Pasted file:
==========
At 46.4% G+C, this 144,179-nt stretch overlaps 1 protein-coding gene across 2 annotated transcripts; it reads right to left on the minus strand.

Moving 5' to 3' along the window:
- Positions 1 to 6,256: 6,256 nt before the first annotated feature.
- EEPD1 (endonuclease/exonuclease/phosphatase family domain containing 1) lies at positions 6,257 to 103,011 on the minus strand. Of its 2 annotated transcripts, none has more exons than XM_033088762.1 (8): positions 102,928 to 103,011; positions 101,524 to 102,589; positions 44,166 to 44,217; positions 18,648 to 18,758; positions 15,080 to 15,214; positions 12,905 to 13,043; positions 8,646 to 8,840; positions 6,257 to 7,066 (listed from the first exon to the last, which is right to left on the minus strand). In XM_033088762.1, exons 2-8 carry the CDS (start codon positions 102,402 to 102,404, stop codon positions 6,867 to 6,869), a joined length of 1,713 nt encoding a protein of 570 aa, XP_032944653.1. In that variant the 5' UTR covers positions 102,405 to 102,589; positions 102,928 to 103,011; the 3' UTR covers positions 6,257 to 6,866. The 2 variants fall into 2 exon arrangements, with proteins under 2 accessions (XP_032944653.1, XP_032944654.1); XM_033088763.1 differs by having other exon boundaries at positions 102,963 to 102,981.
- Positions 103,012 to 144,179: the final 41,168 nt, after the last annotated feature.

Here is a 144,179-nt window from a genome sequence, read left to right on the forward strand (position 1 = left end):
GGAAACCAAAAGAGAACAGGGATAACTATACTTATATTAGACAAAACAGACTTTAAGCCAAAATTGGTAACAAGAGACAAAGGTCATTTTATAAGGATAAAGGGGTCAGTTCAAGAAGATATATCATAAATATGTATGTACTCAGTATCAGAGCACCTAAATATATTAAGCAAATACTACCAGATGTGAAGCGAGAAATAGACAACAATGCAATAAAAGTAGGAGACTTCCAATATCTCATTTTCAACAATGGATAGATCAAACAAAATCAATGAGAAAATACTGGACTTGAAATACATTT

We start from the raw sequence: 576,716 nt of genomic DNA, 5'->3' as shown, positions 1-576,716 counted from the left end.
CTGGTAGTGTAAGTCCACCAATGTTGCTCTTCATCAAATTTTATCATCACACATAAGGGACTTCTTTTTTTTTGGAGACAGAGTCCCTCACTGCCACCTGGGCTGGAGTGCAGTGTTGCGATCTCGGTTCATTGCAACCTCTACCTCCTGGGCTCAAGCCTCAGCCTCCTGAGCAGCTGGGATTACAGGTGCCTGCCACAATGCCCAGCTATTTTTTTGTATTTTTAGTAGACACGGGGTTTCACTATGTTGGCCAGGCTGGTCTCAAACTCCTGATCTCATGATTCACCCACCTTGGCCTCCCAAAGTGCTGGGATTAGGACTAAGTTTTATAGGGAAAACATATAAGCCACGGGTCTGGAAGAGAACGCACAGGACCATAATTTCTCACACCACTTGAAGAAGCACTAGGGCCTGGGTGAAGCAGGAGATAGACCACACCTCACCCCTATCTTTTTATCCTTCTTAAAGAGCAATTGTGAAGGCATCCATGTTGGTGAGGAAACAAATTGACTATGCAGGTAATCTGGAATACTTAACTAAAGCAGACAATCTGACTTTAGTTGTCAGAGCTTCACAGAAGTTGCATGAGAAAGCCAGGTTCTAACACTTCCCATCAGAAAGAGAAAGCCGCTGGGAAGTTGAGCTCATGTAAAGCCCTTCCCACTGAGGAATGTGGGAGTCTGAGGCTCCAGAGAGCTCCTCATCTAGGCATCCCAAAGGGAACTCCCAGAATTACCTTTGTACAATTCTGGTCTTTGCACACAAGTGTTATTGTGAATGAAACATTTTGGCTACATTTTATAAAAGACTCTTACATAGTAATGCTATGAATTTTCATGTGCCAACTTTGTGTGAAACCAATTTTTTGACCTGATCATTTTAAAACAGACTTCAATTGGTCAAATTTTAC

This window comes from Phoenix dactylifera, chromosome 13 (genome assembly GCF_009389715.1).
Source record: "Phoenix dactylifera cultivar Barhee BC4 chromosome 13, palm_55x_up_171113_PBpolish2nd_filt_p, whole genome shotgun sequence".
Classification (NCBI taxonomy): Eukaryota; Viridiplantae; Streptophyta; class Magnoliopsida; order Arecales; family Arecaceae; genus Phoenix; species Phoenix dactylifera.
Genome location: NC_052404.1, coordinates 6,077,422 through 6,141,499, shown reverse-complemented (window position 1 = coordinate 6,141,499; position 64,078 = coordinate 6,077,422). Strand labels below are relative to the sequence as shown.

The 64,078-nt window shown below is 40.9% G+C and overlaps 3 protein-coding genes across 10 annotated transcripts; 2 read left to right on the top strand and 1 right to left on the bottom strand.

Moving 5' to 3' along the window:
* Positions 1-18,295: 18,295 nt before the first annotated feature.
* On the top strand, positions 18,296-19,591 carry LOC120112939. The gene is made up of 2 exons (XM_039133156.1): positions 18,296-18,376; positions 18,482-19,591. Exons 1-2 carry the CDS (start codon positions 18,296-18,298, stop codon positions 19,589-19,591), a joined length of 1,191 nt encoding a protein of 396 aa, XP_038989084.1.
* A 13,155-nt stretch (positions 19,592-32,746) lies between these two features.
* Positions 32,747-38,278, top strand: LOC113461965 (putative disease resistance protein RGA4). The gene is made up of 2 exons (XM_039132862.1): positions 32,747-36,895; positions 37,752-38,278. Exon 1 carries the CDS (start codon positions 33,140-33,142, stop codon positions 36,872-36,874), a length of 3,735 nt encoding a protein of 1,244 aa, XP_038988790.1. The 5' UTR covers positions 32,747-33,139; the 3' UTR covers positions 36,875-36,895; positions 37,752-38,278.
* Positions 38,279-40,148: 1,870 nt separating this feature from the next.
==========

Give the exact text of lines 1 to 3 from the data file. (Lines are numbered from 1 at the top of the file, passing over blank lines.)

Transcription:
At 46.4% G+C, this 144,179-nt stretch overlaps 1 protein-coding gene across 2 annotated transcripts; it reads right to left on the minus strand.

Moving 5' to 3' along the window:
- Positions 1 to 6,256: 6,256 nt before the first annotated feature.